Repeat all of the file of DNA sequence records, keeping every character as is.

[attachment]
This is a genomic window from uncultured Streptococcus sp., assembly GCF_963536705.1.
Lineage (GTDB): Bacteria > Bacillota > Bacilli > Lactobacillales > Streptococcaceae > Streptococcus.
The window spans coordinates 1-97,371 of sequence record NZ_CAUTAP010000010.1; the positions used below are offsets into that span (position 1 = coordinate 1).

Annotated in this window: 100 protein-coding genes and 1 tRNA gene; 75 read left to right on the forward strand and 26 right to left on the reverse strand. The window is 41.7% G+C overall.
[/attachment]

This is a genomic window from uncultured Streptococcus sp., assembly GCF_963536705.1.
Lineage (GTDB): Bacteria > Bacillota > Bacilli > Lactobacillales > Streptococcaceae > Streptococcus.
The window spans coordinates 1-97,371 of sequence record NZ_CAUTAP010000010.1; the positions used below are offsets into that span (position 1 = coordinate 1).

Annotated in this window: 100 protein-coding genes and 1 tRNA gene; 75 read left to right on the forward strand and 26 right to left on the reverse strand. The window is 41.7% G+C overall.